Click image to order
Never miss a post
Your email address:*
Please enter all required fields
Correct invalid entries


« This Just In - mtvU Names New Poet Laureate Simin Behbahani | Main | Walt Whitman selling Levis with "O Pioneers!" »

October 29, 2009


I write & read about books (music, movies, etc.) because I like to talk about them. In all cases I prefer the essay to the review, but I also appreciate when essays & reviews co-mingle. Since September I've been writing weekly response papers to poetry books for a class I'm taking, and I've been treating the paper as a form to explore. If poets talk to each other in poems, and I write poetry, I figure these papers are a way for me to talk to poets and to poems.

Poets should also talk to people who aren't poets, and I want to write papers that talk to people who aren't grad students or teachers. A few weeks into the class I started posting the papers to my blog, which made me think differently about writing them (since the audience at least hypothetically is now not merely hypothetical).

You could say I write because I have an assignment, but I'd say that impetus is becoming less important to me. I write (and read) for the pleasure of the texts.

I write review-ish things on my blog about poetry, but I rarely review a book or poem negatively. Poetry is always hurting for serious and enthusiastic readers, and I think that poetry as a field is best served when I promote poems and books that I love. I want my readers to find poems to get excited about, to get turned on by, not to discount something just because I don't like it.

I suspect that some professional reviews of poetry do the work of "keep[ing] the art form in line," whether they mean to or not, which is why I've decided to follow my grandma's advice when reviewing: "If you can't say anything nice, don't say anything at all."

Poetry publicists?

I've been writing poetry for about 40 years, have published 11 books, and have never yet met a poetry publicist. Do I live a sheltered life? Should I get out more? Do I need to buy a poetry publicist? Can I get one at Walmart?

Believe it or not, these are all serious questions. Maybe I too live in a pre-deluvian universe and ALL the young poets have publicists, or their poetry does. All I can say for certain is that, while I have written quite a few reviews of books of poetry over the years, I have never done so at the behest of a poetry publicist or with one in mind; presumably a poetry publicist would blanch at the thought of a negative review, and therein lies a problem.

Thanks for writing this: it's always interesting to think such thoughts.

I've gone back and forth in my life of writing reviews. I started writing them, just as a consumer on Amazon but I quit doing that because - well - tired of Amazon.

Now I write reviews for some online and print lit mags when they have books they want reviewed and I like to shout out to the ones I really enjoy on my blog, but I am hesitant to review books I don't like. What does it serve poetry to write negative reviews?

That being said, I did finally have to write an assigned review of a book I didn't really like, and it was an interesting task because I made myself really pull out what I didn't like. What wasn't working for me was that the poems were a bit flat and I found a nice way (I think) to say that in the review. It was a first book by a small publisher. Book just needed more editorial insight I think. Still hard to do.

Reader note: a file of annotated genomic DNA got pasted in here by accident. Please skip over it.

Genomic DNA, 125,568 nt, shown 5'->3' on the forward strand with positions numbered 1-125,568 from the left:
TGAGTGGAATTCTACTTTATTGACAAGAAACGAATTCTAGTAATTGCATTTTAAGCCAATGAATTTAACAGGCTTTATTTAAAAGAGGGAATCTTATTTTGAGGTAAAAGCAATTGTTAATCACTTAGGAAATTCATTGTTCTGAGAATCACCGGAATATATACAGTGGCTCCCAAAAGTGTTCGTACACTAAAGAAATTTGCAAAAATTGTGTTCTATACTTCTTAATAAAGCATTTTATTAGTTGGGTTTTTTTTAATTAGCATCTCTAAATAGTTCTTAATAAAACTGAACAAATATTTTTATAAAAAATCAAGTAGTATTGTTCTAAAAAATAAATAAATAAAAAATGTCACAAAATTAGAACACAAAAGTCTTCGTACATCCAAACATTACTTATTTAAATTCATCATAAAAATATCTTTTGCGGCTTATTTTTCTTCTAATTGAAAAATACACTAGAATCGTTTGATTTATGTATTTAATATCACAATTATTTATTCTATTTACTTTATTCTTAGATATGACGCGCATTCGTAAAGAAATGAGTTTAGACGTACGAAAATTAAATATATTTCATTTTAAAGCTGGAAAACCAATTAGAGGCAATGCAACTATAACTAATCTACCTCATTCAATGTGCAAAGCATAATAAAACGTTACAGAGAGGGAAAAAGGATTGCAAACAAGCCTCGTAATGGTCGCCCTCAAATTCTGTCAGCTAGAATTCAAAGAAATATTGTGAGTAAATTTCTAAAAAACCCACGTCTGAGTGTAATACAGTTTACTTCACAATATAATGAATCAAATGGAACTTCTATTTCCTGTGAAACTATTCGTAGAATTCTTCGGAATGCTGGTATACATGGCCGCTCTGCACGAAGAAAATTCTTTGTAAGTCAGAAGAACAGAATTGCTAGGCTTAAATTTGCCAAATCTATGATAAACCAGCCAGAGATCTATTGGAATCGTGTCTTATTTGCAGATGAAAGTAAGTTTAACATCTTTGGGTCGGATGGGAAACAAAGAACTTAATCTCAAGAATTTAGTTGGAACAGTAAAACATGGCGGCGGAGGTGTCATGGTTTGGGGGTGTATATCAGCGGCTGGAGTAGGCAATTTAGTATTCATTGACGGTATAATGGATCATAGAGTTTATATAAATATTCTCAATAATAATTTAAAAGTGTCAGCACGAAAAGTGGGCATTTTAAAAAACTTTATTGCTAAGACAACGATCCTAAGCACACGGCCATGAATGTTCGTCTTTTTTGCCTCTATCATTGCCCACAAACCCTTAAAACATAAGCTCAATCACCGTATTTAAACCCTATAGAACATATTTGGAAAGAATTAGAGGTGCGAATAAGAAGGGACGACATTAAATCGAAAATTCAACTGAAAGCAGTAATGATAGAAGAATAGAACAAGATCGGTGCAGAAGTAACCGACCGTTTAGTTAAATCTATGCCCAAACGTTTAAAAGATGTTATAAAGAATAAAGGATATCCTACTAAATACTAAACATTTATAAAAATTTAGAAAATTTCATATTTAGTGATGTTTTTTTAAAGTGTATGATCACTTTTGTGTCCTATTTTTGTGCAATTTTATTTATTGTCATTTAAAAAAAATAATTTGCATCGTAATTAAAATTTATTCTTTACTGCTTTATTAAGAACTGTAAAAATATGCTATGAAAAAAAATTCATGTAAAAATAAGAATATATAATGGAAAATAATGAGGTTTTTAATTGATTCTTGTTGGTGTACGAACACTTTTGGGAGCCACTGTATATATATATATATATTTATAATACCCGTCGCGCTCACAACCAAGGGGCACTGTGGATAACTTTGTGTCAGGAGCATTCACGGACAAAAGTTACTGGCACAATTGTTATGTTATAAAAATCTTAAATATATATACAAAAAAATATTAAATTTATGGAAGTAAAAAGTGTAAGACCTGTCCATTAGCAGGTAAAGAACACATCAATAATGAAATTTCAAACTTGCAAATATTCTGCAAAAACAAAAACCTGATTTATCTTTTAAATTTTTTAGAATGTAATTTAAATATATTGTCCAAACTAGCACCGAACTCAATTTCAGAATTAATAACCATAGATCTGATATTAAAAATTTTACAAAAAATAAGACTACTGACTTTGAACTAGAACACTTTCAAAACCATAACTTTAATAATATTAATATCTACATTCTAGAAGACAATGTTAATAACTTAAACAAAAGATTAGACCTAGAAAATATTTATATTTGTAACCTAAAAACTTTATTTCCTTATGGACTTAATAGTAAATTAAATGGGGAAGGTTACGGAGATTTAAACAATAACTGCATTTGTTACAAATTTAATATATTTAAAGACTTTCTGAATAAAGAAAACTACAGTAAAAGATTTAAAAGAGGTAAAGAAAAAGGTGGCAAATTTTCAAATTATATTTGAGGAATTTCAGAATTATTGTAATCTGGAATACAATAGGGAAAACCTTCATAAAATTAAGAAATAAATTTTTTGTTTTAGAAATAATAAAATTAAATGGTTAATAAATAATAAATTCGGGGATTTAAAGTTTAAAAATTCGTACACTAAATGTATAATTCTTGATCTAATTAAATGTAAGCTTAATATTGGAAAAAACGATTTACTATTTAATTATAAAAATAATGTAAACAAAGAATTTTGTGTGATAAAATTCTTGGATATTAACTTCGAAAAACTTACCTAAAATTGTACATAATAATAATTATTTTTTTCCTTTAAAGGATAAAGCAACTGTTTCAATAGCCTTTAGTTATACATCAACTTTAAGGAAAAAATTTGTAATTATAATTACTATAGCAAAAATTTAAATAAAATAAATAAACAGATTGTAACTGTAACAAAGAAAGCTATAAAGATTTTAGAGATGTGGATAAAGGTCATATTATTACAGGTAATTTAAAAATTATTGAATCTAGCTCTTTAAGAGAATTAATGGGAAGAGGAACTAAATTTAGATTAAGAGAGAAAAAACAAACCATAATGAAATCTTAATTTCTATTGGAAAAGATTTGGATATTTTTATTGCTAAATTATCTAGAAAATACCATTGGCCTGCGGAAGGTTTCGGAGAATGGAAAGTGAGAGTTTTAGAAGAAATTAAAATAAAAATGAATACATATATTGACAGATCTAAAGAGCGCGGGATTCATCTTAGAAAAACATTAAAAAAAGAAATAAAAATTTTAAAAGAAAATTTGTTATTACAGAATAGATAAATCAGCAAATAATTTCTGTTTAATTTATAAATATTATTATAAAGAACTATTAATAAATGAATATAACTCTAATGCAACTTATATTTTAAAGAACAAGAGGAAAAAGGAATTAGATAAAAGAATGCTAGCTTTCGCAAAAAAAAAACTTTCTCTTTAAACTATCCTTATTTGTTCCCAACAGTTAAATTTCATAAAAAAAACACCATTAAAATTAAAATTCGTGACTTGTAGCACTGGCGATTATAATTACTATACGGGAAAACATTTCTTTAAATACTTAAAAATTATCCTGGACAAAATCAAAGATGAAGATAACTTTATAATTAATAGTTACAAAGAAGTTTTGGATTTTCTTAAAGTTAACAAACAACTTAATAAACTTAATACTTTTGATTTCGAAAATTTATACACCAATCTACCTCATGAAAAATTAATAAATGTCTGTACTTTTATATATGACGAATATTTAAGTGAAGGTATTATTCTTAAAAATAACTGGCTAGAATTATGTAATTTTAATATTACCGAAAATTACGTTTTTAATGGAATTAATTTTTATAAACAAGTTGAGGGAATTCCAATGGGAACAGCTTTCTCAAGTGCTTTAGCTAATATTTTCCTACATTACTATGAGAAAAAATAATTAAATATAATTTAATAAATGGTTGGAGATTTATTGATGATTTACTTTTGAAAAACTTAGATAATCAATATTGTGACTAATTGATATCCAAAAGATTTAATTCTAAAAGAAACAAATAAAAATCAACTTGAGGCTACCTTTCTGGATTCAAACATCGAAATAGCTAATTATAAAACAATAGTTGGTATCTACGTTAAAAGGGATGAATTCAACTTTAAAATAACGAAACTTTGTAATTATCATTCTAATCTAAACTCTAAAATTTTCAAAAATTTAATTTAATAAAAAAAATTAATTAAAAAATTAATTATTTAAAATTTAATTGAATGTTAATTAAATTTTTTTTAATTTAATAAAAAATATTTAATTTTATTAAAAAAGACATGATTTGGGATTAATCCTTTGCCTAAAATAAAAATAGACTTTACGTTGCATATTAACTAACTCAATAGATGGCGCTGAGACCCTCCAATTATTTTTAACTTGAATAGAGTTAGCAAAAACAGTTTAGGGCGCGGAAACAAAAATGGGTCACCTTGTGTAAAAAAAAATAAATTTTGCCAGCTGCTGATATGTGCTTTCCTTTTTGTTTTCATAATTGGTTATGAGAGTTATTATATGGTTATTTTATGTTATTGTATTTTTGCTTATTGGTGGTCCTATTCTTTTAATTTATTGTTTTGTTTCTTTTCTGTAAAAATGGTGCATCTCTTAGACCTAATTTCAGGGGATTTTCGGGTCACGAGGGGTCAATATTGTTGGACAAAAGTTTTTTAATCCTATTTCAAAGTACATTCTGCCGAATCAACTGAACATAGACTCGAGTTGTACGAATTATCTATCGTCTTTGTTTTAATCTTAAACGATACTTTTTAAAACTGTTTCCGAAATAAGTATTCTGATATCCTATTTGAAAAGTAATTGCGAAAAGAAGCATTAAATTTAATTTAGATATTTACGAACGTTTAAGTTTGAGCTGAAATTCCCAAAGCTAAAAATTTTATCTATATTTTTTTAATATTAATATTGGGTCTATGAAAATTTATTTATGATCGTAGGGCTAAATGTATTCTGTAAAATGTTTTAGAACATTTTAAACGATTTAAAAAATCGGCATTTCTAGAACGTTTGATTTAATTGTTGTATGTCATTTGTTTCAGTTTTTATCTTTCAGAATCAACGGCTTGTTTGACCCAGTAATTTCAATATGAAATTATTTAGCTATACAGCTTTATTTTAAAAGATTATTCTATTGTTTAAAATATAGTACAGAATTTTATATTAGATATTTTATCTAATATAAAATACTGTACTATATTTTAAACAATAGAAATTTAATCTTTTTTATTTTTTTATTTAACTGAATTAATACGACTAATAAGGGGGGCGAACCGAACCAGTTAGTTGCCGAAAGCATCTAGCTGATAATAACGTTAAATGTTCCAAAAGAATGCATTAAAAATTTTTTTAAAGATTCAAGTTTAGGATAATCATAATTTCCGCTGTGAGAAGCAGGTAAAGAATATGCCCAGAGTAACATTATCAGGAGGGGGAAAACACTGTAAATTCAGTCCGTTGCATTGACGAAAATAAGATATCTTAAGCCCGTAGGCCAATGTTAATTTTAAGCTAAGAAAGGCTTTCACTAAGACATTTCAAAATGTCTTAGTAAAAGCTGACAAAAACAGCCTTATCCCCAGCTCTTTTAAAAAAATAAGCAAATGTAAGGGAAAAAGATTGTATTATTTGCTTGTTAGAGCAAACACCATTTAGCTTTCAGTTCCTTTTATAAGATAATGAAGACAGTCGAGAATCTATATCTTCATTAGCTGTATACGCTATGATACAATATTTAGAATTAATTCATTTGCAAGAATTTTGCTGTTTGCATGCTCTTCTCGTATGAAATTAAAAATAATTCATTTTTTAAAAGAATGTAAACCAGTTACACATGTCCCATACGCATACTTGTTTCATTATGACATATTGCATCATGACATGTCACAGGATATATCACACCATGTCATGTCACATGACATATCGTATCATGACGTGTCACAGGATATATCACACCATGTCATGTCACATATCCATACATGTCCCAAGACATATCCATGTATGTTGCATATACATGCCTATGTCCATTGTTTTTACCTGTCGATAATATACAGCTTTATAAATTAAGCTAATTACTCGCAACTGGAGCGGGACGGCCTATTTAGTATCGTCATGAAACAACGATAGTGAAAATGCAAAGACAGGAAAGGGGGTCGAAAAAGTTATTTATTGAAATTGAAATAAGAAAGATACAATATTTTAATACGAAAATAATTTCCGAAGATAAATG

Great topic!

Yes Terry, these are serious and important questions. Mainstream publications so rarely review poetry that when they do, and the reviews are negative or hostile, as they so often are, I always think they've wasted an opportunity. I recently heard the wonderful dance critic Joan Acocella explain why she doesn't write negative reviews: "The more time I spend writing about things I don't like, the less time I have to write about things I do like." This is not to say that critics should be writing advertising copy. But I wish they would see themselves as guides who can tell the general public not what to think of something but how to think about it. Here I'm paraphrasing another great dance critic, Edwin Denby, someone anybody thinking about writing criticism of any art form should read (they should read his poetry too). There isn't enough space to cover all of the important points raised by this post. Thanks for the comments too. Really thoughtful and interesting.

Verify your Comment

Previewing your Comment

This is only a preview. Your comment has not yet been posted.

Your comment could not be posted. Error type:
Your comment has been posted. Post another comment

The letters and numbers you entered did not match the image. Please try again.

As a final step before posting your comment, enter the letters and numbers you see in the image below. This prevents automated programs from posting comments.

Having trouble reading this image? View an alternate.


Post a comment

Your Information

(Name and email address are required. Email address will not be displayed with the comment.)

click image to order your copy
That Ship Has Sailed
Click image to order
BAP ad
"Lively and affectionate" Publishers Weekly


I left it
on when I
left the house
for the pleasure
of coming back
ten hours later
to the greatness
of Teddy Wilson
"After You've Gone"
on the piano
in the corner
of the bedroom
as I enter
in the dark

from New and Selected Poems by David Lehman


  • StatCounter